Contributions. Bublex loses interest in the landscapes passed through and in his travelling companions; his focus is instead directed at these new ports installed along the rail rivers: railway stations.
What is this journey that Alain Bublex invites us to embark upon?
Certainly not the journey of Baudelaire’s flâneur, or that of a tourist longing to see the Eiffel Tower. It is a journey to the heart of 21st century urbanity. For this is a unanimous fact: Paris has disappeared — or at least this city conceived as an autonomous and self-sufficient entity has. Today it has given way to a metropolis whose multiple facets spread out according to transport and communications networks. From a ‘metropolitan area’, Paris has become ‘Grand Paris’ (‘Greater Paris’), and must push its historic metro and ring road borders further out so as to unfold the length of the regional express train (RER) and tram tracks.
Taking note of this new physiognomy, Alain Bublex attempts to give a face to a metropolis that is only embodied in plans and maps with coloured and abstract lines. A methodical observer, he casts aside the posture of the explorer adopted by François Maspero in his time (Les passagers du Roissy-Express, 1990). Here it is a question of an experiment, a protocol rigorously developed and applied to the whole Île de France RER network. The design of the network’s lines and the frequency of the trains determine the route and the rhythm of the photographs.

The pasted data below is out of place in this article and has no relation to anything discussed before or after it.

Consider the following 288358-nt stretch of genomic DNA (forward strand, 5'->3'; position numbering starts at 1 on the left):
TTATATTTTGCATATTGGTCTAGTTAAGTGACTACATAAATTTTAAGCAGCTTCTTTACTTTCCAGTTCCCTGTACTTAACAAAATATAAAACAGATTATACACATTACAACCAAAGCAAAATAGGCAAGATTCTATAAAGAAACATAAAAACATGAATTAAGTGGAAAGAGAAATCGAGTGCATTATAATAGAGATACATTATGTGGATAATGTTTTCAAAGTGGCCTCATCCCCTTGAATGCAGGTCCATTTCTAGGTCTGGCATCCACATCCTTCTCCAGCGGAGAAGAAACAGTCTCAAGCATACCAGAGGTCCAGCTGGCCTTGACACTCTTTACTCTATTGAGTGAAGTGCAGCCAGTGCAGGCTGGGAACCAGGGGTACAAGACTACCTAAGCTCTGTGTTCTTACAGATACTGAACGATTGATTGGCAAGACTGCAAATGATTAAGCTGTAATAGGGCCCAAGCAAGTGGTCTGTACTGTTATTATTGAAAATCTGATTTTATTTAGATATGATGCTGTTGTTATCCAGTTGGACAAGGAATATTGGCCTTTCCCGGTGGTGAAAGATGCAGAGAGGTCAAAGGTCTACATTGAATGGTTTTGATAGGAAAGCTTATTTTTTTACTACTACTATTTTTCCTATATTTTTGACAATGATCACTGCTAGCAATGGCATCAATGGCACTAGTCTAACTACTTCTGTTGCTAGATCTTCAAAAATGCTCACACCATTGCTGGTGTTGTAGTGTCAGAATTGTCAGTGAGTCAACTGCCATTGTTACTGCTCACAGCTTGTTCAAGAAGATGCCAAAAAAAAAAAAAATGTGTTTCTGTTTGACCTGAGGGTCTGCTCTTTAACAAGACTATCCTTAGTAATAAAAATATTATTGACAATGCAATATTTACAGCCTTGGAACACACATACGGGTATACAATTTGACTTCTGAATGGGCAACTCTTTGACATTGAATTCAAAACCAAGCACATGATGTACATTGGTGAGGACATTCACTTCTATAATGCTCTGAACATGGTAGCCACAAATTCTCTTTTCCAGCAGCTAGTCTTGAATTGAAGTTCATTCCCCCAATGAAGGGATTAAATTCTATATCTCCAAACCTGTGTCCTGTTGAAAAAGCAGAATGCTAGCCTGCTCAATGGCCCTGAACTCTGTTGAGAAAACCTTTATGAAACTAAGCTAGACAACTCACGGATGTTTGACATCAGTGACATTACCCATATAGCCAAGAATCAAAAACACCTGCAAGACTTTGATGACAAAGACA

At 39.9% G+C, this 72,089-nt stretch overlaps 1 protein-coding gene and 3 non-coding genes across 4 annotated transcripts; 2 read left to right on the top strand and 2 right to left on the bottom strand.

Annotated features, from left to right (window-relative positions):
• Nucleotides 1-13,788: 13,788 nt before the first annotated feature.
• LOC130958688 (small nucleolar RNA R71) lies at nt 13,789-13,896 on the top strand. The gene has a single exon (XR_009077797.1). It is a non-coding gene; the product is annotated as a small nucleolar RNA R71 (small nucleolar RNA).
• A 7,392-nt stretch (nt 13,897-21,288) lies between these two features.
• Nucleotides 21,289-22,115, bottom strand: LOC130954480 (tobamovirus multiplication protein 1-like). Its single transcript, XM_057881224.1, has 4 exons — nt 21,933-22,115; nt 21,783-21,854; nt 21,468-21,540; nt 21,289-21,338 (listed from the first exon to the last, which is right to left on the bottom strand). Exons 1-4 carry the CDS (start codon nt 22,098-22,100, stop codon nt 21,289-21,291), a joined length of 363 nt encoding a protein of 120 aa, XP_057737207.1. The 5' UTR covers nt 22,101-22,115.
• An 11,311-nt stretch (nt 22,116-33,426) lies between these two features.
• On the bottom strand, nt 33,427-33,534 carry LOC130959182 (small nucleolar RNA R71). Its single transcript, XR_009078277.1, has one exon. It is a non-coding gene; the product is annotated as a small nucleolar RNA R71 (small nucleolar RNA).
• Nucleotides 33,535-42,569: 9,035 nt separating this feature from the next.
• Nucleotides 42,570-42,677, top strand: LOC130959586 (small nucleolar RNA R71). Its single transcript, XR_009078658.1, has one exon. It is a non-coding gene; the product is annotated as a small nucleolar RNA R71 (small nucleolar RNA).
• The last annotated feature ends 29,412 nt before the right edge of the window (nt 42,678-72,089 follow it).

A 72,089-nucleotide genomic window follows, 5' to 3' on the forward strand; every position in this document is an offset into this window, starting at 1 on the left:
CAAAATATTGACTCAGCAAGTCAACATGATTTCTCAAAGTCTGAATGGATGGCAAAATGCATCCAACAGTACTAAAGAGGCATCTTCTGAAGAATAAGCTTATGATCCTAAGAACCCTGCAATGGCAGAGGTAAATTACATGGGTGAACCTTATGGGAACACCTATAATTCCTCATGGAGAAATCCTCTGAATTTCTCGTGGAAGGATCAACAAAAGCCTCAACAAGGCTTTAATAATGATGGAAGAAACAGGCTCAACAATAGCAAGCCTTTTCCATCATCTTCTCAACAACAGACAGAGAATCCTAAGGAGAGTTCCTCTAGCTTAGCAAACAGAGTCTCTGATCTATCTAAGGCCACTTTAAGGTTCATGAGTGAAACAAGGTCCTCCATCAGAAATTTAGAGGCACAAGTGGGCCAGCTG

Alain Bublex loses interest in the landscapes passed through and in his travelling companions; his focus is instead directed at these new ports installed along the rail rivers: railway stations. He thus seems to put to the test the desire of town planners to make stations the metropolis’s new central points. His exploration of the outskirts and adjacent streets is not at all a question of compiling an inventory of structures and infrastructures or of taking into account the specificities of places. While proposing a fragmented vision of the urban fabric, Alain Bublex emphasises the connections and interconnections of this territory, so as to remain here in the tracks. No no-places, only commonplaces, places of shared experience, of the everyday, but also places of banality.
An aesthetic of the ordinary that echoes the works of the American photographers of the New Topographics: Photographs of a Man-Altered Landscape (1975), but also and especially those of the photographic mission project of the DATAR (Délégation interministérielle à l’Aménagement du Territoire et à l’Attractivité Régionale) in the 1980s. Sent out on the road to represent a French territory lacking an identity, the missionary photographers attempted to give a coherency back to contemporary landscapes. Alain Bublex’s approach is nevertheless different, because the search for coherency is no longer in the image itself, but in the accumulation of photos. A serial form functioning like a dialogue between the plots of a territory that is often considered fragmented. The strategy put into place hence results in a panorama both accurate and surprising: an urban form flush with the surfaces of flux.
Raphaële Bertho, Photography historian
Alain Bublex, Paysage 91 — l’Olympic Dazzleship quittant le port, 2011 C-print and diasec on aluminium — 22 13/16 × 34 in., 3 + 1 E.A. edition Courtesy of the artist & Galerie G-Philippe & Nathalie Vallois, Paris
Opening Saturday, October 15 6 PM
Galerie Georges-Philippe & Nathalie Vallois
36 rue de Seine - Paris